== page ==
Home Retail Global Trends in Retail

    Global Trends in Retail


    Since 2008 recession and eurozone crisis, the prevailing air of uncertainty has changed how consumers spend and shop. From enjoying every aspect of consumerism, they now spend in mindful manner. They seamlessly move from big box to small store or online to get the best deal and avoid paying mrp.Retailers have had to come up with new strategies to cope, from reinventing the small neighbourhood store to repurposing the big box and rethinking a purely online or offline .

    Today’s shoppers know they have endless options and infinite ways to shop. The oldest retail story has had a 21st century makeover. The eager shopper has become a discerning consumer, who is also a researcher, analyst, advocate, expert, pundit, evangelist, portfolio manager, judge and jury.

    Global Retail Trends: Aligning With the Consumer Shift

    Retailers around the globe are recasting their strategies to be able to target the consumer better across retail channels: online and offline.

    1. The online-offline symbiosis

    The two supposedly dissimilar retail formats are now converging to create a seamless shopping experience for the consumer, who is intent only on getting the best experience and the best deal, whenever, wherever.

    Click and collect:
    This is designed to solve the problem of waiting for delivery, by allowing consumers to order online and then collect their parcel from a designated store on their way home. Major retailers are looking to roll out click and collect, as it saves them delivery costs and reduces the problems of supply. The concept is led by the well-established services offered by French hypermarkets, including Auchan, E Leclerc and Casino.

    Instant gratification in online shopping: E-tailers are upping their game in terms of delivery times. A clutch of UK fashion brands like Karen Millen, Oasis and Warehouse are offering delivery within 90 minutes of ordering. Premium e-tailer Net-A-Porter offers Londoners same-day delivery.

    Self-collection: This allows consumers to exercise more control in when and where they get their goods delivered. Russia led the change with the introduction of Postamats, secure metal lockers that allow consumers to pick up goods they’ve ordered online at PickPoint areas in department stores and other public places with high traffic.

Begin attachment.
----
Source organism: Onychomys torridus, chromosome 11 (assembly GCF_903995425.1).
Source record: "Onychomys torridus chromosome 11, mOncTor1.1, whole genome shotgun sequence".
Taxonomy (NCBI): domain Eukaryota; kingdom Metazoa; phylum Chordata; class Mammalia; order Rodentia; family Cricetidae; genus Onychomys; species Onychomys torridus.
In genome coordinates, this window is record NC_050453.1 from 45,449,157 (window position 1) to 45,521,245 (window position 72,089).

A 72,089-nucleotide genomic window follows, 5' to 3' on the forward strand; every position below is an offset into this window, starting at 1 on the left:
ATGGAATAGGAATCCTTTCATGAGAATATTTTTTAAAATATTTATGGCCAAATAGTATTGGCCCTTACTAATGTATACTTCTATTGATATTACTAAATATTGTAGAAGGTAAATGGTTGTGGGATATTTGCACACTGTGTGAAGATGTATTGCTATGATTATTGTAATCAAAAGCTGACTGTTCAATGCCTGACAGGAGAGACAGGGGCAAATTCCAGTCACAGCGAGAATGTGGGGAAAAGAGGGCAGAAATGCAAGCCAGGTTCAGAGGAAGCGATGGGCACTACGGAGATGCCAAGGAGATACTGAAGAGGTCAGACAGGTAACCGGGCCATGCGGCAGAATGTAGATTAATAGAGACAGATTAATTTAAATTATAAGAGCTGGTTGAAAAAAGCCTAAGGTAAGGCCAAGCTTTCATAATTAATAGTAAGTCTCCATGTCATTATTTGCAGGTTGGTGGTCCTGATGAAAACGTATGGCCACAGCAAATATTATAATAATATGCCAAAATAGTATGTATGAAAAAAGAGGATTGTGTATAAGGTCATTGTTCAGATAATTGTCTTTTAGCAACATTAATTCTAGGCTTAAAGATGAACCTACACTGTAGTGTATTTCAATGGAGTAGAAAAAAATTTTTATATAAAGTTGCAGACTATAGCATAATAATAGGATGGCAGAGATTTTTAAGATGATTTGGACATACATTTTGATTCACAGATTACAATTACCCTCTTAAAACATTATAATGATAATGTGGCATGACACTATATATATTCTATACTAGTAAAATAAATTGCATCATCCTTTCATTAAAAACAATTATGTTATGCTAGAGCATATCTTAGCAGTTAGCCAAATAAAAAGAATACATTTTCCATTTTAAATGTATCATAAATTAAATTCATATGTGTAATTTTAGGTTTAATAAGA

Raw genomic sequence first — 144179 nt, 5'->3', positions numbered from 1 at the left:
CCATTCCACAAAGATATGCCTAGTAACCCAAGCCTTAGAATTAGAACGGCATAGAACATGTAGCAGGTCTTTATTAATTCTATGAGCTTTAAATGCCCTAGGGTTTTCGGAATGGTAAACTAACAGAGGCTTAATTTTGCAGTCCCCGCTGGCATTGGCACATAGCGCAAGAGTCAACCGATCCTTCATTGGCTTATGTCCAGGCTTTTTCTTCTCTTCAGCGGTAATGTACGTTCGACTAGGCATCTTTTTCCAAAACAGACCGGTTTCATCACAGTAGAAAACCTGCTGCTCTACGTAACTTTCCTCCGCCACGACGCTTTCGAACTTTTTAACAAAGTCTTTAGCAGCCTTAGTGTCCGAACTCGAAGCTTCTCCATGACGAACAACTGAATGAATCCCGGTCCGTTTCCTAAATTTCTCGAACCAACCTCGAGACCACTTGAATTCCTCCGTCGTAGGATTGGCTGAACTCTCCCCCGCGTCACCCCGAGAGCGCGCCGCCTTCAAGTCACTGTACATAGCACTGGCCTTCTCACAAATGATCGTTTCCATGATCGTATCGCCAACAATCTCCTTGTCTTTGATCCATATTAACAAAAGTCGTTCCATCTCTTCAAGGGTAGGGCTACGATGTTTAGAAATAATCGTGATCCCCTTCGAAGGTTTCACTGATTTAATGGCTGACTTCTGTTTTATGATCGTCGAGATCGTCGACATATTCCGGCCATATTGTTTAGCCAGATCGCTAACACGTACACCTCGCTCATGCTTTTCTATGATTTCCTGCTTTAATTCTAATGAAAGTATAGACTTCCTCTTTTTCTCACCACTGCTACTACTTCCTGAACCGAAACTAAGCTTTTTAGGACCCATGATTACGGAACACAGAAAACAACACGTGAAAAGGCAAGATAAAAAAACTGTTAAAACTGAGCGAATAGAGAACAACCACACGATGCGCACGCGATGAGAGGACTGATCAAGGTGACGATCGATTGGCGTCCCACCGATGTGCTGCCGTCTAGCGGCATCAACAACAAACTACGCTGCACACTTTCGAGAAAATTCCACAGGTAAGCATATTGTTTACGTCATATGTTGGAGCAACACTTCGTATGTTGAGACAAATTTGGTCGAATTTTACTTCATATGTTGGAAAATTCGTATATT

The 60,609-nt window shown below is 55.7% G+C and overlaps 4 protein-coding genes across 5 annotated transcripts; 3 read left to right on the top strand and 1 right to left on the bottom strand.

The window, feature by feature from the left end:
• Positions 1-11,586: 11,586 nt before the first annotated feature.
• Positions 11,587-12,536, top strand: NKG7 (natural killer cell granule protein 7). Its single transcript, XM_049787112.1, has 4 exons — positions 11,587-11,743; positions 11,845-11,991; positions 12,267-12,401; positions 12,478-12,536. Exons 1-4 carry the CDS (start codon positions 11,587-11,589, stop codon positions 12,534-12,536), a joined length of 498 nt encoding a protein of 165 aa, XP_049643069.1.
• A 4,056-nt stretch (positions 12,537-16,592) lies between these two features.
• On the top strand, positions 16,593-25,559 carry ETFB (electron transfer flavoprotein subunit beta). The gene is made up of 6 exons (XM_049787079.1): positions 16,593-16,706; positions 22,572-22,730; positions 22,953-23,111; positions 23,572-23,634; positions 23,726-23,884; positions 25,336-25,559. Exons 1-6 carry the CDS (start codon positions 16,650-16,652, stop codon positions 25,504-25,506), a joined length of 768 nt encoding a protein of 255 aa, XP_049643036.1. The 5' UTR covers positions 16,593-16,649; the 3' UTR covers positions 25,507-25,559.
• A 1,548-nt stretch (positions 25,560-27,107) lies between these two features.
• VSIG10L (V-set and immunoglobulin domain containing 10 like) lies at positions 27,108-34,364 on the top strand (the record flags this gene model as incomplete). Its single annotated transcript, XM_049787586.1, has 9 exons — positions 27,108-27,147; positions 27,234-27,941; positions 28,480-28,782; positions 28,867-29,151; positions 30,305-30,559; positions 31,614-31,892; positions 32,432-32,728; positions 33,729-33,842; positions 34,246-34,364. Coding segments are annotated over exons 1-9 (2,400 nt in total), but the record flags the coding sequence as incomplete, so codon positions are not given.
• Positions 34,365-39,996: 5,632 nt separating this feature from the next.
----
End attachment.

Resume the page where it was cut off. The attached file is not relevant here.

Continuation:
More control: Deliveries can be made to an address of the consumer’s choice, a self-service collection point, a range of local shops, or the local post office, in the morning or evening, as desired. The French postal service has launched So Colissimo, which will deliver to a location chosen by the consumer at the time of purchase.

    Smart stores: Innovative brick-and-mortars are starting to develop in-store tools that reflect the capabilities of e- and m-commerce in providing access, empowerment, inspiration and information on the shop floor to empower shoppers to manage internal and external inventory searches and get advanced, personalized information.

    2. Showrooming

    One of the big concerns for retailers who are also present online is that their big, bold stores have become a nice place for consumers to swing by and check out what’s on offer, before purchasing online, for better discounts or more convenient shopping times. Many retailers are converting their stores into concept stores or brand experience centers, where the store’s purpose is to build the brand equity and experience, while retail traffic is being driven to the online store. Retailers like Gap and Abercrombie & Fitch have all expanded globally using this strategy.

    3. The Big Box Downsizes

    As consumers start to prize convenience and value time more, brave new retailers in the US and Europe are starting to shrink store sizes and locate them closer to home or work. Value and a reliable (smart) product selection are in high demand. This is coming into play at a key time when 1. Gas prices make errand commuting less palatable, 2. Choice fatigue starts compounding shopping stress, and 3. Low prices become key to the anxious household’s financial security plan.

    Retailers across categories are launching exploratory missions, but the food and grocery category is the one with the most promise. Target is opening downsized prototypes with edited stocks in 3 US cities in 2012, while Walmart has opened four drugstore-size Express concepts. Sainsbury’s now has more than 2,200 small format Sainsbury’s Local Express stores in the UK, while Tesco’s Fresh and Easy has been its avenue of small-store expansion in the US.

    4. Exorcising the tyranny of choice

    The plethora of brands and products, and the number of places one can shop for them, both online and offline, can give shoppers a headache.

    Here are some ways retailers have found to help them out:

    We make your shopping list: Consumers want an easy life and nothing is easier than somebody telling them exactly what they need. Tesco and Ocado, through their recipe websites, offer consumers the chance to skip the process of making out ingredients lists. The retailers take control of selecting the products and drop them straight into the consumer’s basket. Other third party retailers make life simple for consumers inundated with choice by surveying the choices and recommending and selling just the one.

    Subscribe and save:
    It’s a pain to remember what one ordered the last time one shopped. Consumers like a service that enables them to keep track without that bother. Amazon has taken this to a new level by offering a subscription service for frequently bought items – consumers can subscribe to buy these items on a regular basis, like a magazine subscription. No more midnight dashes for diapers